Although Spotify successfully broke free of its reins last April and entered the public arena unescorted, I expect most unicorns will still choose to pay the fat underwriting fees to be paraded around by investment bankers. 

Realistically, the direct listing route is most suitable for companies meeting the following three criteria: 1) consumer-facing with strong brand equity; 2) easy-to-understand business model; and 3) no need to raise capital. Even if a company meets this criteria, the “escorted” IPO route could provide a positive return on investment as the IPO roadshow is designed to provide a valuation uptick through building awareness and preference versus competitive offerings by enabling a company to: a) reach and engage a larger investment pool; b) optimally position its story; and c) showcase its skilled management team.

Although the concept of democratizing capital markets by providing equal access to all investors is appealing, if a large institution isn’t able to get an IPO allocation, they may be less willing to build up a meaningful position in the aftermarket. The direct listings option also introduces a higher level of pricing risk and volatility as the opening price and vulnerable early trading days of the stock are left to the whims of the market. Unlike with an IPO, with benefits of stabilizing bids and 90 to 180 days lock-up agreements prohibiting existing investors from selling their shares, a flood of sellers could hit the market.


Graham Powis

Graham A. Powis is Senior Capital Markets Advisor at Brookline Capital Markets, a division of CIM Securities, LLC. Brookline is a boutique investment bank that provides a comprehensive suite of capital markets and advisory services to the healthcare industry. Mr. Powis previously held senior investment banking positions at BTIG, Lazard and Cowen.

While Spotify’s direct listing in 2018 and recent reports that Slack is considering a direct listing in 2019 have heightened curiosity around this approach to “going public,” we expect that most issuers in the near-to medium-term will continue to pursue a traditional IPO path. Potential benefits of a direct listing include the avoidance of further dilution to existing holders and underwriter fees. However, large, high-profile and well-financed corporations, most often in the technology and consumer sectors, are the companies typically best-suited to pursue these direct listings. By contrast, smaller companies seeking to raise capital alongside an exchange listing, and with an eye on overcoming challenges in attracting interest from the investing public, will continue to follow a well-established IPO process.

A case in point is the healthcare segment of the US IPO market, which has accounted for one-third of all US IPO activity over the last five years. The healthcare vertical tilts toward small unprofitable companies with significant capital needs and, as a result, direct listings aren’t likely to become a popular choice in that industry. Since 2014, unprofitable companies have accounted for more than 90% of all healthcare IPOs completed. Furthermore, the biotechnology subsector has been by far the most active corner of the healthcare IPO market, and biotechnology companies are voracious consumers of capital. Finally, healthcare IPOs tend to be relatively small: since 2014, healthcare IPO issuers have raised, on average, only 47% of the amount raised by non-healthcare issuers, and more than half have already returned to the market at least once for additional capital.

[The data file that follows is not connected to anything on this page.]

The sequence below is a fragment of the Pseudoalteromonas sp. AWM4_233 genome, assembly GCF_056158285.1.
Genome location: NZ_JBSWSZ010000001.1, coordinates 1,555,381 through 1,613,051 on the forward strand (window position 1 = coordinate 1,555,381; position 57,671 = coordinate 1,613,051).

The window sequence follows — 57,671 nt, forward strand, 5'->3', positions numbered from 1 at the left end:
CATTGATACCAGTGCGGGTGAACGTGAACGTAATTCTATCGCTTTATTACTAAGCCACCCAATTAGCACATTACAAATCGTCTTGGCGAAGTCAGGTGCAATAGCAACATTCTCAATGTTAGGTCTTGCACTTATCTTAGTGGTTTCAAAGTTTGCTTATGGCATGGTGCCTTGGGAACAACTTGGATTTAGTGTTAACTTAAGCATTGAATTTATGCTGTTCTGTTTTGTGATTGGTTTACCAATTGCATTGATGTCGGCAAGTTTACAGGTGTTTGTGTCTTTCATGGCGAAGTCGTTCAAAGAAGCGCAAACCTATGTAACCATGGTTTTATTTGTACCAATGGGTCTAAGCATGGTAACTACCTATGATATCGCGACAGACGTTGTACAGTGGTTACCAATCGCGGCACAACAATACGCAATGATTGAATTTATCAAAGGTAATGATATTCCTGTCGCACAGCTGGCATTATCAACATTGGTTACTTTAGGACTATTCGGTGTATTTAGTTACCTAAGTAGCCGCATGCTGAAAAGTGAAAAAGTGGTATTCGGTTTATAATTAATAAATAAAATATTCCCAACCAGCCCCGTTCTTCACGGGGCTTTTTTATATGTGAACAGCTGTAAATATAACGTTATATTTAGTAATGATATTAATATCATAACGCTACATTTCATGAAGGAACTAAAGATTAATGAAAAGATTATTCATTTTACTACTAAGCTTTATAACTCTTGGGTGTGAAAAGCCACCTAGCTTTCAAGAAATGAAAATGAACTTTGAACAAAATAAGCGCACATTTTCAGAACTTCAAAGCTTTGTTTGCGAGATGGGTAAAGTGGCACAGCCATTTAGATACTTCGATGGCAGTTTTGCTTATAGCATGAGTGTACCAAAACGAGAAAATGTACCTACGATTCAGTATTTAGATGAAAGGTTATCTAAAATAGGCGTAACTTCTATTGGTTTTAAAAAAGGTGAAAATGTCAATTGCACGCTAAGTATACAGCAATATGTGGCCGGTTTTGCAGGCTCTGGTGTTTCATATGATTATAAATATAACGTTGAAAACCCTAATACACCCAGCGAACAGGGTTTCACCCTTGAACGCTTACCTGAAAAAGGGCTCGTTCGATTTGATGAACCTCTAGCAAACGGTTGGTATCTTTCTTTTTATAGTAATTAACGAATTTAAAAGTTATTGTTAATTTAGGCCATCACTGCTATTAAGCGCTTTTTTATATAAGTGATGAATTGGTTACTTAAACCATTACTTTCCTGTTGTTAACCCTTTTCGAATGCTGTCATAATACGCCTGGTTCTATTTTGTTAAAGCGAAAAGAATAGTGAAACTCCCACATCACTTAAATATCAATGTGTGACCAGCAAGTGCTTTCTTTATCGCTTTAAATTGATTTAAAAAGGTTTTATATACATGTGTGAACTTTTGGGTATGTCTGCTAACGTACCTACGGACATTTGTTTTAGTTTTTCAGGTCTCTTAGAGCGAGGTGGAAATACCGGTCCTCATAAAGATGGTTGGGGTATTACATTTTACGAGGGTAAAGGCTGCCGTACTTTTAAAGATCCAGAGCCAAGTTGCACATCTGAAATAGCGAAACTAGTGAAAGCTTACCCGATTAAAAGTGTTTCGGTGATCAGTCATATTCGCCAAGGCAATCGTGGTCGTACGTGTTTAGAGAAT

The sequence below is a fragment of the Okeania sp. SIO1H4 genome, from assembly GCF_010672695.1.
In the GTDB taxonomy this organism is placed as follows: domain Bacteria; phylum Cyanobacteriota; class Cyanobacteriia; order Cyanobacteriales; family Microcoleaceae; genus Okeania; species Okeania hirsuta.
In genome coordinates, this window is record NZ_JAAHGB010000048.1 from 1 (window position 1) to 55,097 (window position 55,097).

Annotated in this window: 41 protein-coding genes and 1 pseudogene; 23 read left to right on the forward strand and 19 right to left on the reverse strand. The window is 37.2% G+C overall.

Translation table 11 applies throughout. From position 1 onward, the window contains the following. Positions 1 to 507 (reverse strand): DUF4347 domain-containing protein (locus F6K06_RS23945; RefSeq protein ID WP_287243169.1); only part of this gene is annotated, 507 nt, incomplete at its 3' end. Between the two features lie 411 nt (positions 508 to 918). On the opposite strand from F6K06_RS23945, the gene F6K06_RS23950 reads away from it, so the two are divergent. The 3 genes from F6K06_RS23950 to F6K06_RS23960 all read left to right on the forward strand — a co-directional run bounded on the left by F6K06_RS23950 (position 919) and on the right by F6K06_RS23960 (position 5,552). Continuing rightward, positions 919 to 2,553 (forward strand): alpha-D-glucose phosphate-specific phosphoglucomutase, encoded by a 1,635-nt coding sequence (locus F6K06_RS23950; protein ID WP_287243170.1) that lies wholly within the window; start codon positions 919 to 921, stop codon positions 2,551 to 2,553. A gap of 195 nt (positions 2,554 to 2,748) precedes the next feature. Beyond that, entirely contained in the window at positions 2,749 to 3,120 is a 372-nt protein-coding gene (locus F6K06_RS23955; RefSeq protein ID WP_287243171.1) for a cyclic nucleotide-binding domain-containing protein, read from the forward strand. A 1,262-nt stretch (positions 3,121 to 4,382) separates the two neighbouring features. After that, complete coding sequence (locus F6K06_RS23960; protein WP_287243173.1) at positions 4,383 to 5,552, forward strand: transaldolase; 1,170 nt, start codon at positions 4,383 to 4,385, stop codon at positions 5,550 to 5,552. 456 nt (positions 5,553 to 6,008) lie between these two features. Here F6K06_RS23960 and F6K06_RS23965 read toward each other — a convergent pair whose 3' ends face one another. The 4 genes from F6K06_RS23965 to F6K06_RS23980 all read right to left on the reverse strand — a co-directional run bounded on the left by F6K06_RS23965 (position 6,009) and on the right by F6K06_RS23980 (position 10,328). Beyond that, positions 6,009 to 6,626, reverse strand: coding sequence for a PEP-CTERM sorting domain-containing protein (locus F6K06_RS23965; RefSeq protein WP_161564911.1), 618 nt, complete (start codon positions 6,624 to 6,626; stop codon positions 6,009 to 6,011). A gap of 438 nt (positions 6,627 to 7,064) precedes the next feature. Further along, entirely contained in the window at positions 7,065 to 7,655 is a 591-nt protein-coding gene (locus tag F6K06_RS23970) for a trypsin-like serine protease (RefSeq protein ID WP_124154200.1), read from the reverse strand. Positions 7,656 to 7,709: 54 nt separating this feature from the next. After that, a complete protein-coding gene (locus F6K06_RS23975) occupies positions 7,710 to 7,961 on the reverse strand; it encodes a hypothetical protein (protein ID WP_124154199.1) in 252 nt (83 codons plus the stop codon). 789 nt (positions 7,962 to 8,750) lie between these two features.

Following a record year, Illinois startups kick off 2019 on a strong foot

Illinois’s startup market in 2018 was very strong, and it’s not slowing down as we settle into 2019. There’s already almost $100 million in new VC funding announced, so let’s take a quick look at the state of venture in the Land of Lincoln (with a specific focus on Chicago).

In the chart below, we’ve plotted venture capital deal and dollar volume for Illinois as a whole. Reported funding data in Crunchbase shows a general upward trend in dollar volume, culminating in nearly $2 billion worth of VC deals in 2018; however, deal volume has declined since peaking in 2014.1

Chicago accounts for 97 percent of the dollar volume and 90.7 percent of total deal volume in the state. We included the rest of Illinois to avoid adjudicating which towns should be included in the greater Chicago area.

In addition to all the investment in 2018, a number of venture-backed companies from Chicago exited last year. Here’s a selection of the bigger deals from the year:

Crain’s Chicago Business reports that 2018 was the best year for venture-backed startup acquisitions in Chicago “in recent memory.” Crunchbase News has previously shown that the Midwest (which is anchored by Chicago) may have fewer startup exits, but the exits that do happen often result in better multiples on invested capital (calculated by dividing the amount of money a company was sold for by the amount of funding it raised from investors).

2018 was a strong year for Chicago startups, and 2019 is shaping up to bring more of the same. Just a couple weeks into the new year, a number of companies have already announced big funding rounds.

Here’s a quick roundup of some of the more notable deals struck so far this year:

Besides these, a number of seed deals have been announced. These include relatively large rounds raised by 3D modeling technology company ThreeKit, upstart futures exchange Small Exchange and 24/7 telemedicine service First Stop Health.

Globally, and in North America, venture deal and dollar volume hit new records in 2018. However, it’s unclear what 2019 will bring. What’s true at a macro level is also true at the metro level. Don’t discount the City of the Big Shoulders, though.